Movie Review: An aggressive charm offensive can’t save a ho hum ‘Red Notice.’
Director: Rawson Marshall Thurber
Writer: Rawson Marshall Thurber
Stars: Dwayne Johnson, Ryan Reynolds, Gal Gadot, Ritu Arya, Chris Diamantopoulos
Synopsis: An Interpol agent tracks the world’s most wanted art thief.
Dwayne Johnson has proved himself a competent, charming, capable screen presence, yet his physique marks him as an outsider. It’s funny to watch him and think of him as an FBI profiler with that body. It’s not to say that there isn’t one FBI profiler out there with a bodybuilder physique, but it strains credulity. It was the biggest laugh in the film when Johnson says his title with a straight face.
It’s also pretty boring that every thief, law enforcement agent, archeologist, and treasure hunter is also an expert in mixed martial arts. It’s obvious why this is exciting for the audience because we are treated to complex moves, impressive stunt ensemble performances, and deft, if a little too quick, cutting from combatants to reactions and back to combatants. Though, what happened to the exciting thought of a cat and mouse thriller on its own? Why can’t an art thief and their platonic lover of a law enforcement agent just be that? It always comes down to firing endless amounts of bullets and blowing up lots and lots of things.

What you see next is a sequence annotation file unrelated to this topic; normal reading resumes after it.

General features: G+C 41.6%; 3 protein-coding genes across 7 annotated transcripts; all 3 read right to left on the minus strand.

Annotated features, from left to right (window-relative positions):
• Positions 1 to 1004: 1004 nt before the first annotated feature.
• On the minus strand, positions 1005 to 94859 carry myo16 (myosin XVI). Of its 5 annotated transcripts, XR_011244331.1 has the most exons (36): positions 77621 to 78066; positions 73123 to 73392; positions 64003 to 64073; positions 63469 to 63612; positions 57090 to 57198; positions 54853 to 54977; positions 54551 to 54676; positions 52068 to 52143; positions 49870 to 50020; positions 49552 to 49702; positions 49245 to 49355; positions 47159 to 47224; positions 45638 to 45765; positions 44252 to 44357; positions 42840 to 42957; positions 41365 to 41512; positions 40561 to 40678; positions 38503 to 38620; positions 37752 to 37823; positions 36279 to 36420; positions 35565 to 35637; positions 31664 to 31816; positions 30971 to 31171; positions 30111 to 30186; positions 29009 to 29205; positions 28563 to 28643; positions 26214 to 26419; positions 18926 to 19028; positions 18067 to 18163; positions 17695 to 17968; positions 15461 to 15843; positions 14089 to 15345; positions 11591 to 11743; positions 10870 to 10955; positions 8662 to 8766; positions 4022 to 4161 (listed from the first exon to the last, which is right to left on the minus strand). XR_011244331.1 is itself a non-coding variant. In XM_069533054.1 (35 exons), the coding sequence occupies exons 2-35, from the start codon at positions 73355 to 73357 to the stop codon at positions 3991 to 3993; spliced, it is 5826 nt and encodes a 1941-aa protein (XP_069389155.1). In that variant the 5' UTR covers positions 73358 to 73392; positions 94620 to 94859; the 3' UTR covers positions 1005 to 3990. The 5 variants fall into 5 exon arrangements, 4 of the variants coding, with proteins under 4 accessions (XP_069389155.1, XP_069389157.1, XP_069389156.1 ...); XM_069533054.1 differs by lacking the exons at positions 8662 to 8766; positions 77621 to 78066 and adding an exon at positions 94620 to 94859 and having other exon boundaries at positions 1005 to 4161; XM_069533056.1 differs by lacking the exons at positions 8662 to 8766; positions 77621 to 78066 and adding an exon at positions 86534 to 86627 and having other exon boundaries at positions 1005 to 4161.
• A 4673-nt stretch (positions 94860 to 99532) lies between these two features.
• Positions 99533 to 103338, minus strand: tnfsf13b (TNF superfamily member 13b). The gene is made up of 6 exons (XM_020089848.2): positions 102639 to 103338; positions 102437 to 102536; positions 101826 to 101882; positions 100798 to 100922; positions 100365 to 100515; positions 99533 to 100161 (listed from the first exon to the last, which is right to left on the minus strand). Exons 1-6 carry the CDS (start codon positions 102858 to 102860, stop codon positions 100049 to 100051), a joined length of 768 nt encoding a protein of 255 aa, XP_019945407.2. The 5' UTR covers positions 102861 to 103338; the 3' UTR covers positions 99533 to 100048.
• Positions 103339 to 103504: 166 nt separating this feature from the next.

Rawson Marshall Thurber’s intriguing game of a script is bogged down in action set pieces. Red Notice’s characters are failed by the lack of interest in their development or stories. They become weapons of mass quipping, firing off charms and sensuality without having anything to back them up, which makes the eventual twists, double crosses, and triple crosses a bit of a shrug toward a lackluster emotional landing. Though, Gal Gadot has never been more interesting than she is as a smarmy antagonist with a few screws loose.
What keeps you invested in seeing the film to the end is that there is a twist. The clues are there throughout and the idea is at the back of your mind, but to put it all together completely is difficult, which is the mark of a good twist. There are no red herrings to follow, just an itch on the back of your neck that won’t be satisfied. Though, as soon as the twist is revealed, the film takes a downward turn that makes you wonder if they thought of anything beyond that point other than, “could there be franchise potential here?”
It would be better to write that Red Notice is horrible, that the filmmakers had no idea what they’re doing or that it looks poor. Yet, Red Notice is competently made and with intention. It’s something you’d expect to have a car commercial in the midst of a chase scene and to hint at a more exciting world of gentleperson art thieves, but never really get there. It’s a fair to middling action comedy that’s got three of the biggest stars in the world doing everything they possibly can to charm you into submission. The worst thing that can be written about Red Notice is that it is just fine when viewed from a laptop and a bigger screen would have added nothing to it.